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2017 Most Wanted Games

Review Corner Writers

Posted by Review Corner Writers on Jan 24, 2017


And another year goes by. Here we are with 2017 in full swing, and here's hoping that this is going to be another year jam-packed with lots of great games. Myself and a couple of the Review Corner writers felt that last year was one of the best in recent memory in terms of constantly pumping out high quality, must-play titles. Will the momentum continue? We'll see!

So let's hear from our writers as to what games they are most looking forward to in the first half of 2017, I'll go first!

Michael Barnes
Review Corner Editor-in-Chief

Michael:

One of the biggest surprises for me last year was that I really liked and got into Zombicide: Black Plague. I don't really care for zombie games (that rotted ship sailed a long time ago for me) and I've not been terribly fond of most of Cool Mini or Not's Kickstarter exclusive-heavy lineup. But the team that did Black Plague is at it again this year with Massive Darkness, which looks to bring forward some of the same accessible hack n' slash action but in a more traditional dungeon crawl context. This game has its work cut out for it because it's a crowded genre with more promising looking examples on the way (Perdition's Mouth and Swords & Sorcery to name two). But I'm looking forward to how this game uses light and dark areas to hopefully compelling ends. The production looks good and there are plenty of add-ons (of course), so if it's good it should keep us playing throughout the year.


Jason:

I’ve always been a sucker for the cheap, tawdry, near illiterate escapism of good pulp adventures. Yet when board gaming taps the genre it’s generally of the horror and fantasy fare wrought by Cthulhu, Conan and their imitations. Sure there are some notable and recent examples like Fortune and Glory or The Adventures: Temple of Chac. But as far as this literary simpleton is concerned the hobby could use an infusion of more double-fisted, fast-shooting, death-defying, thrills of far-off and outlandishly romanticized action-adventures. I want Doc Savage, or Kline and Price’s Oriental Tales or the Pellucidar hollow earth yarns. Sure, there’s not a lot of information out right now on Escape from 100 Million B.C. But the cover and press releases promise time travel, preposterous danger, volcanoes, dinosaurs and chronologically trapped American presidents! With the pedigree of IDW and designer Kevin Wilson, both having experience in pulpy titles of outrageous production values, the potential is already ripe. As further allure Escape is also a cooperative game, which suits my kids’ gaming inclinations well. Though while I’m looking forward to thrusting this campy adventure beneath their eyes, I’ll admit perhaps I do aspire that their literary tastes prove more highbrow than their old man’s was when growing up - and even still today...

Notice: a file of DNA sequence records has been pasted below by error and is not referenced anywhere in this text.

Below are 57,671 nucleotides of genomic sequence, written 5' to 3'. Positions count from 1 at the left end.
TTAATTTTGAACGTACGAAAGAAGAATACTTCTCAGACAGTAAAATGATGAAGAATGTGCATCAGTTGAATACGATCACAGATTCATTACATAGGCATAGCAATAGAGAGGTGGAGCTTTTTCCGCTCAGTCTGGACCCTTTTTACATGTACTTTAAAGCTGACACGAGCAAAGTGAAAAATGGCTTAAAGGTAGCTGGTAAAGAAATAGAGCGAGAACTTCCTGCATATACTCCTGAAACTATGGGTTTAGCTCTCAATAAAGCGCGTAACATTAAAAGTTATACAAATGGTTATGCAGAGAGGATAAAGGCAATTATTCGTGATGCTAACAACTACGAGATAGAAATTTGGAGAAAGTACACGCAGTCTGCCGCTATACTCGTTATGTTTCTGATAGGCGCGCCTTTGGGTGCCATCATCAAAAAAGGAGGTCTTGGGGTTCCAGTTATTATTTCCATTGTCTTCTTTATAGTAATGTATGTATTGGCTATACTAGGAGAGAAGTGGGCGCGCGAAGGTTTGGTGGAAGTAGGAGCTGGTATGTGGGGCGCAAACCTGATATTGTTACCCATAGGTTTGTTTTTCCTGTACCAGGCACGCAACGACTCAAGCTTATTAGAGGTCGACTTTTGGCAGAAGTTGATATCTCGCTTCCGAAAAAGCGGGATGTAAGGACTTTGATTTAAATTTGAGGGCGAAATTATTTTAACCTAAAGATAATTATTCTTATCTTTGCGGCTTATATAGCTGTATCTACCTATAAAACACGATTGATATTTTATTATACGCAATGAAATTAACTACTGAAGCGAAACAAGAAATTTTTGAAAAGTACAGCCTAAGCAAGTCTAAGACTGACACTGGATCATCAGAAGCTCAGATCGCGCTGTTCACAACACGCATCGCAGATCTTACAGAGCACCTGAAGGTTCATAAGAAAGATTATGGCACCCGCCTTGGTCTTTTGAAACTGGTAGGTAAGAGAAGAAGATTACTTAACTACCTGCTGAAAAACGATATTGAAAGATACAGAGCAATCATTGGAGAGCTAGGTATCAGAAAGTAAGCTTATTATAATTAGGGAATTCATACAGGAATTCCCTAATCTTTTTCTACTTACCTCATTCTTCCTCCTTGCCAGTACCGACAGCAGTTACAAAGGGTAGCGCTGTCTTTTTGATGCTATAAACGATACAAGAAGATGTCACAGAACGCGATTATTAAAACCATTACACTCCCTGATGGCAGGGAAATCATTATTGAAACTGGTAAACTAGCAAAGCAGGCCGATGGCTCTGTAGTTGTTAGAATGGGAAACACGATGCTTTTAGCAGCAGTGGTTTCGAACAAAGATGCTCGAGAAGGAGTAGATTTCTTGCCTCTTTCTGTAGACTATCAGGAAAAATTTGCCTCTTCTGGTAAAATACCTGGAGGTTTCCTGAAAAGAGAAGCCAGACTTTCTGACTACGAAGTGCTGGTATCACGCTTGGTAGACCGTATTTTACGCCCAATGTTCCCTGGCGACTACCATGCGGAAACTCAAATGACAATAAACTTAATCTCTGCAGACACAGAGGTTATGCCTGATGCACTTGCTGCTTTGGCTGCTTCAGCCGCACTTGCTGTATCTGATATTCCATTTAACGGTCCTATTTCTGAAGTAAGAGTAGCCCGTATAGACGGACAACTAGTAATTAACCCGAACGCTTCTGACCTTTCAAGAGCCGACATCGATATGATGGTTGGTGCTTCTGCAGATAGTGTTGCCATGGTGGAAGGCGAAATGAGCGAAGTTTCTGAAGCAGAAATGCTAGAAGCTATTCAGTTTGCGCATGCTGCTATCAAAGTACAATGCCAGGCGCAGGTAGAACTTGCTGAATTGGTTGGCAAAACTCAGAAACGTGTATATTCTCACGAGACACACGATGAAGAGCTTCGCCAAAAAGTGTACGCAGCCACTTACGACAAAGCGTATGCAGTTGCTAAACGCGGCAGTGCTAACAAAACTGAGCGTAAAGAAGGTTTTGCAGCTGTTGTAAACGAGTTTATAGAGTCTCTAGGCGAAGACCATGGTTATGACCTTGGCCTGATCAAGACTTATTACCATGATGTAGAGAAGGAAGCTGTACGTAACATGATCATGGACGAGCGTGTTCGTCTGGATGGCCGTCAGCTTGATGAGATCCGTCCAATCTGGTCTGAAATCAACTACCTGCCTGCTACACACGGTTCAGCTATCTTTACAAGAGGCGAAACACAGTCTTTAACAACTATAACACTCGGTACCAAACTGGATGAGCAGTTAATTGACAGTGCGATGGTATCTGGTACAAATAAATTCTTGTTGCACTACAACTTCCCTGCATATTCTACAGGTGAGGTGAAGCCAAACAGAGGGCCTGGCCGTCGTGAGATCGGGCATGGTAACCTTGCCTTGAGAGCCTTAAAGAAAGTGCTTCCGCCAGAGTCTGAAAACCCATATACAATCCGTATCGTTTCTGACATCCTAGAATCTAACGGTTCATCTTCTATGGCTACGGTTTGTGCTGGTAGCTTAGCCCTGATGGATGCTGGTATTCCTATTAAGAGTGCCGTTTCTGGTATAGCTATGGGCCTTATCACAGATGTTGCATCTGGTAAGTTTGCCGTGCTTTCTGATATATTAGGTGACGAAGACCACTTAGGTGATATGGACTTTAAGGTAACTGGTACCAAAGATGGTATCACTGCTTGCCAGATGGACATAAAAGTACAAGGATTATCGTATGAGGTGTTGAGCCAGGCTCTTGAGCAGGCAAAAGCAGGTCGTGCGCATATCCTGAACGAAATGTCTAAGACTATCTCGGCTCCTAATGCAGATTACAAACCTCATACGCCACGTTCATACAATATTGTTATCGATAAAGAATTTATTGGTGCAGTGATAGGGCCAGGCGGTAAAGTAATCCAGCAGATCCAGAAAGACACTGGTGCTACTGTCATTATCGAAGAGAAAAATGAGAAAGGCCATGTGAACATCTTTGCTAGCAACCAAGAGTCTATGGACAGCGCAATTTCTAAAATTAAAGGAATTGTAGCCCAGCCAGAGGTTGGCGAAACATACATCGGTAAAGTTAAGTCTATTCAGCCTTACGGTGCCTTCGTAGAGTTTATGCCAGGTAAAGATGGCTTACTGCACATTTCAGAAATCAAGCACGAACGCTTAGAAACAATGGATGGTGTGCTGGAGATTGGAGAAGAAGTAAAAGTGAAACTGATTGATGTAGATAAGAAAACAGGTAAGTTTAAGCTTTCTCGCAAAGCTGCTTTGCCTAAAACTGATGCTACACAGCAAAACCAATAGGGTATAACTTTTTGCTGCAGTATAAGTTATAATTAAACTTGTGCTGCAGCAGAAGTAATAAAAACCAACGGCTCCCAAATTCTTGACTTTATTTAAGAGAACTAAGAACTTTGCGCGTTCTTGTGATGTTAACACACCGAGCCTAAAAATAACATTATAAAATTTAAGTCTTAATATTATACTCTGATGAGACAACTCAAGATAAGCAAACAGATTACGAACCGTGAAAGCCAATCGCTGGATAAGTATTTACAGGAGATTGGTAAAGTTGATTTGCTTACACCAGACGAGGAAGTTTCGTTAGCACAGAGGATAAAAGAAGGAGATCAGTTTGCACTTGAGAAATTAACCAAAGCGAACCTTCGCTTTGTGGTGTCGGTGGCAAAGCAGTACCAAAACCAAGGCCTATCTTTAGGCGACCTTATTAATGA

Drew:

It's going to be a good year for games. And it looks like 2017 will be bolstered by Key to the City - London. This design promises to take some of the central mechanisms in the amazing Keyflower and bring them out into a streamlined, city-building game. While it apparently keeps most of the auction mechanics, players now have to be more concerned with connections and placement of tiles in their boroughs. I'm really excited for this game. While Keyflower is one of the more amazing titles out there, it usually requires a play or two to get fully in the groove. Key to the City promises a more streamlined experience, but also with new considerations and interesting, difficult choices. With the pedigree this title has, it easily tops my list of anticipated 2017 titles.


Grace:

Despite being a big fan of Portal, I've never played Robinson Crusoe. Practically a sin, I know. And with the second edition's release, I was really tempted by it many times. However, I held off knowing First Martians - a reimplementation of Robinson Crusoe's system - was on its way. Of course, there are a bunch of Mars games coming out (or just recently released), but what sets First Martians apart is not only its solid foundation, but also its app, which is the real draw for me. I'm all for app-integration in board games and I'm excited how this one that is going to take care of all the card management and remember the decisions you make throughout the game. I look forward to starving, losing oxygen, having medical emergencies, or whatever other awful events Ignacy has thought up.


Charlie:

Eric Lang isn't perfect, but more often than not his designs are compelling and offer a fresh approach to the hobby. He's proven exceptional at melding Euro-style mechanisms with conflict and strong setting. I fully expect The Godfather to boast such zest and smooth play.